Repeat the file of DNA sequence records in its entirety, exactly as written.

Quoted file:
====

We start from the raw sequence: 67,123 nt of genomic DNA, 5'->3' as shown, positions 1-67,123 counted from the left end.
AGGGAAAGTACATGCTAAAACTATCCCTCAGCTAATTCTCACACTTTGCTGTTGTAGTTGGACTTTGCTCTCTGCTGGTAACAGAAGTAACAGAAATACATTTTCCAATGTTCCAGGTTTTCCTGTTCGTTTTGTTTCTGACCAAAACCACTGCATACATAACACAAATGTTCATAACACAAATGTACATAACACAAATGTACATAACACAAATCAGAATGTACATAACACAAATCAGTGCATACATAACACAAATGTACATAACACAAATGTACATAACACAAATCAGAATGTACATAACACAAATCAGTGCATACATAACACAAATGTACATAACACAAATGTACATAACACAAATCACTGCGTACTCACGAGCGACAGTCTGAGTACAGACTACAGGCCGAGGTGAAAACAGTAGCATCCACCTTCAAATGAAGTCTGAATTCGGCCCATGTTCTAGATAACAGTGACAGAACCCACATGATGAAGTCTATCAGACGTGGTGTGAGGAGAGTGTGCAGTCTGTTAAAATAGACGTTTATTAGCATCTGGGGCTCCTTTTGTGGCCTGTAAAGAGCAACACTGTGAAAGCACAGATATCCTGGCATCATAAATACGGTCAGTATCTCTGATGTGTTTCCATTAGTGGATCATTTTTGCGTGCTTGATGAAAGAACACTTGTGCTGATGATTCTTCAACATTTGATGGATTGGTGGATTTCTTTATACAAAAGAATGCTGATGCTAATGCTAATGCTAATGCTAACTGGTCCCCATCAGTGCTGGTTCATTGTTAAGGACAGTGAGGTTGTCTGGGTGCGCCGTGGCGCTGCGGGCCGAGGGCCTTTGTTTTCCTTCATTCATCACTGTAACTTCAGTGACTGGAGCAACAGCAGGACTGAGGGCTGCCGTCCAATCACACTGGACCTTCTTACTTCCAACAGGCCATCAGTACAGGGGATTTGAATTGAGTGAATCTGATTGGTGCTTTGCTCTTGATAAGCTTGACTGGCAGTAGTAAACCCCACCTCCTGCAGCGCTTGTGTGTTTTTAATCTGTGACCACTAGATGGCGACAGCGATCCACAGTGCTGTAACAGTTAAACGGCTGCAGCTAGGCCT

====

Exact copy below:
We start from the raw sequence: 67,123 nt of genomic DNA, 5'->3' as shown, positions 1-67,123 counted from the left end.
AGGGAAAGTACATGCTAAAACTATCCCTCAGCTAATTCTCACACTTTGCTGTTGTAGTTGGACTTTGCTCTCTGCTGGTAACAGAAGTAACAGAAATACATTTTCCAATGTTCCAGGTTTTCCTGTTCGTTTTGTTTCTGACCAAAACCACTGCATACATAACACAAATGTTCATAACACAAATGTACATAACACAAATGTACATAACACAAATCAGAATGTACATAACACAAATCAGTGCATACATAACACAAATGTACATAACACAAATGTACATAACACAAATCAGAATGTACATAACACAAATCAGTGCATACATAACACAAATGTACATAACACAAATGTACATAACACAAATCACTGCGTACTCACGAGCGACAGTCTGAGTACAGACTACAGGCCGAGGTGAAAACAGTAGCATCCACCTTCAAATGAAGTCTGAATTCGGCCCATGTTCTAGATAACAGTGACAGAACCCACATGATGAAGTCTATCAGACGTGGTGTGAGGAGAGTGTGCAGTCTGTTAAAATAGACGTTTATTAGCATCTGGGGCTCCTTTTGTGGCCTGTAAAGAGCAACACTGTGAAAGCACAGATATCCTGGCATCATAAATACGGTCAGTATCTCTGATGTGTTTCCATTAGTGGATCATTTTTGCGTGCTTGATGAAAGAACACTTGTGCTGATGATTCTTCAACATTTGATGGATTGGTGGATTTCTTTATACAAAAGAATGCTGATGCTAATGCTAATGCTAATGCTAACTGGTCCCCATCAGTGCTGGTTCATTGTTAAGGACAGTGAGGTTGTCTGGGTGCGCCGTGGCGCTGCGGGCCGAGGGCCTTTGTTTTCCTTCATTCATCACTGTAACTTCAGTGACTGGAGCAACAGCAGGACTGAGGGCTGCCGTCCAATCACACTGGACCTTCTTACTTCCAACAGGCCATCAGTACAGGGGATTTGAATTGAGTGAATCTGATTGGTGCTTTGCTCTTGATAAGCTTGACTGGCAGTAGTAAACCCCACCTCCTGCAGCGCTTGTGTGTTTTTAATCTGTGACCACTAGATGGCGACAGCGATCCACAGTGCTGTAACAGTTAAACGGCTGCAGCTAGGCCT